Canine Ecology

Like many of you, I grew up with a dog. Ever since then I have been fascinated by dogs’ intelligence and social sensitivity. In the world of dog breeding, there is an important term called biological, or breed, fulfillment. The core of this idea is that dogs have natural, or bred, instincts that need to be satisfied for them to be content and healthy. Have you ever wondered why your golden retriever compulsively goes running towards any body of water he sees? Or why your border collie spontaneously begins herding small animals or children? It is because we have bred these dogs for particular purposes. In the case of golden retrievers, it is to hunt water birds, and in the case of border collies it is to herd sheep. These actions of swimming or herding are essential for their biological fulfillment. They need to swim or herd for them to be mentally and physically fulfilled.

It is quite amazing the ability of dogs to perform these essential activities. Take, for example, this video of two collies herding sheep, or something more mundane, these collies herding ducks into a hula hoop. We can see from these two examples that, beyond human intervention in breeding, these dogs need human guidance in order reach their full natural potential.

There are other examples of human activity drawing out potential in creation, allowing it to reach a level of fulfillment not possible otherwise. Take, for example, the rose. Naturally, roses, and all members of their family, have five petals. However, we have bred and cultivated them to have a plethora of beautiful and flowing petals that are a wonder to behold. Humanity has been able to draw something beautiful out of roses by our action and cultivation.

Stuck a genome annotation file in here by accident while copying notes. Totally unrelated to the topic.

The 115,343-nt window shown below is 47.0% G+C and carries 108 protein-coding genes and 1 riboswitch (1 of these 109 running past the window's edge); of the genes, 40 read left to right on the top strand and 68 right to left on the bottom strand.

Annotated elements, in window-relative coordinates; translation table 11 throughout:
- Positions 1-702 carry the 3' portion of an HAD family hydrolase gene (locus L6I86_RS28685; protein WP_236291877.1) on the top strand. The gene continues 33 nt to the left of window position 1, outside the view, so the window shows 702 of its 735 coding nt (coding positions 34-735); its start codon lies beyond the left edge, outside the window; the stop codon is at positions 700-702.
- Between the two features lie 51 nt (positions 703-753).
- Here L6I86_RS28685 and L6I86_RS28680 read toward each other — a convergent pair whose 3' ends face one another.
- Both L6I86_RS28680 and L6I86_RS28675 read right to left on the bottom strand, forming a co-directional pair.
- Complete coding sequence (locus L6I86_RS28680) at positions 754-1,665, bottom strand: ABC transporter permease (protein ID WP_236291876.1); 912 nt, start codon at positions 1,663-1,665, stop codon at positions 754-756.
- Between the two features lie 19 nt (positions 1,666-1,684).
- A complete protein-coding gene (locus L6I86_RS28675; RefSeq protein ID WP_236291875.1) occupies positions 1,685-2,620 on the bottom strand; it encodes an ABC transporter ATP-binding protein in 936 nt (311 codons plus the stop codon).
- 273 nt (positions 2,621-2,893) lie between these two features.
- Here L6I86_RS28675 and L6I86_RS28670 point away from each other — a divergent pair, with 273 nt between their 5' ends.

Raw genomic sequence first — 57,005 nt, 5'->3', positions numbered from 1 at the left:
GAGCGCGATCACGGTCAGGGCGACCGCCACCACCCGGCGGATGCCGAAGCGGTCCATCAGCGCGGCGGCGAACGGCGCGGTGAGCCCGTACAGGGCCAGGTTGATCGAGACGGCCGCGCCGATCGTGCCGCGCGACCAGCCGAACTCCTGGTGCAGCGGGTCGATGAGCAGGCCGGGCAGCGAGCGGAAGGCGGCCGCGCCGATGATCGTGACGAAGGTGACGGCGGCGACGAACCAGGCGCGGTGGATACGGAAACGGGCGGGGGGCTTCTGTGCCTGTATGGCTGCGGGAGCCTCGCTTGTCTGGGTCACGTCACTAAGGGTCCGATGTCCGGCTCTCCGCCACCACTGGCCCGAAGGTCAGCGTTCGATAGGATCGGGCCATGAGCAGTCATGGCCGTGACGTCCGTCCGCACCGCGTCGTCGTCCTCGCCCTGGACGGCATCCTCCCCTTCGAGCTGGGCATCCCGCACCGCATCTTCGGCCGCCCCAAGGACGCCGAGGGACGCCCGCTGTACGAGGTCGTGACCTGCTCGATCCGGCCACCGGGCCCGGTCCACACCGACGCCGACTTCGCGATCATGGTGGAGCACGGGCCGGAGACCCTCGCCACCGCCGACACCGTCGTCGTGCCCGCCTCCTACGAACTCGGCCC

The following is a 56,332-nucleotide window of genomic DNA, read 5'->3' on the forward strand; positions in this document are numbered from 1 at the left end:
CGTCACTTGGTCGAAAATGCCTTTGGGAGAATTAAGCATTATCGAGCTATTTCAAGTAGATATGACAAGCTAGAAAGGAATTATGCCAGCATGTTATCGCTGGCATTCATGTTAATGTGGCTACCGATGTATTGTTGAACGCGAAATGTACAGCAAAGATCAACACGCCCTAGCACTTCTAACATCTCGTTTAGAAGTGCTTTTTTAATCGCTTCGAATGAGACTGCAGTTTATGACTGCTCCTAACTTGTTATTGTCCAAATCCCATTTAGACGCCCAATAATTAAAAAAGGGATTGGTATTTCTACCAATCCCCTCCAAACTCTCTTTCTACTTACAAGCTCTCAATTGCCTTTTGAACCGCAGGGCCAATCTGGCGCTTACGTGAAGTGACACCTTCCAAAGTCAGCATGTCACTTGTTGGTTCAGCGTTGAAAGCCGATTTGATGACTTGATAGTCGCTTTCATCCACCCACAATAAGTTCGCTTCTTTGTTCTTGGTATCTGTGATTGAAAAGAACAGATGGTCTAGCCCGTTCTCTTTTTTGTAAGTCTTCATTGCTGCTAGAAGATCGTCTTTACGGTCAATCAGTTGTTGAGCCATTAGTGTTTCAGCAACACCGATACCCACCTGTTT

There is much talk about ecology today, and rightly so! However, any authentic ecology – and especially an authentic Christian ecology – must recognize that creation can and does reach its potential, not by humanity leaving creation alone, but by human cultivation. One great image of what humanity’s stance towards creation should be is the image of a gardener. A gardener cultivates plants in his garden both for his consumption as well as for the sheer joy of cultivation. Even if a plant serves no practical purpose for the gardener – and flowers serves no “practical” purpose -- the gardener cultivates them anyway, drawing out from them their full natural potential by his care.

As we see from the beginning of the book of Genesis, this was God’s original plan for humanity and creation. In the book of Genesis, just as humanity was most itself under God’s guidance, creation was the most itself under humanity’s guidance. This is shown in Adam’s naming of the animals in Genesis 2:19-20. Creation finds its identity and fulfillment in Adam’s action. It was a result of sin that we ceased to cultivate creation and began exploiting it. The Risen Christ, however, began a New Creation. Let us, then, participate in this recreation by our cultivation.

Br. Nathaniel Maria Mayne, O.P. | Meet the Brothers in Formation HERE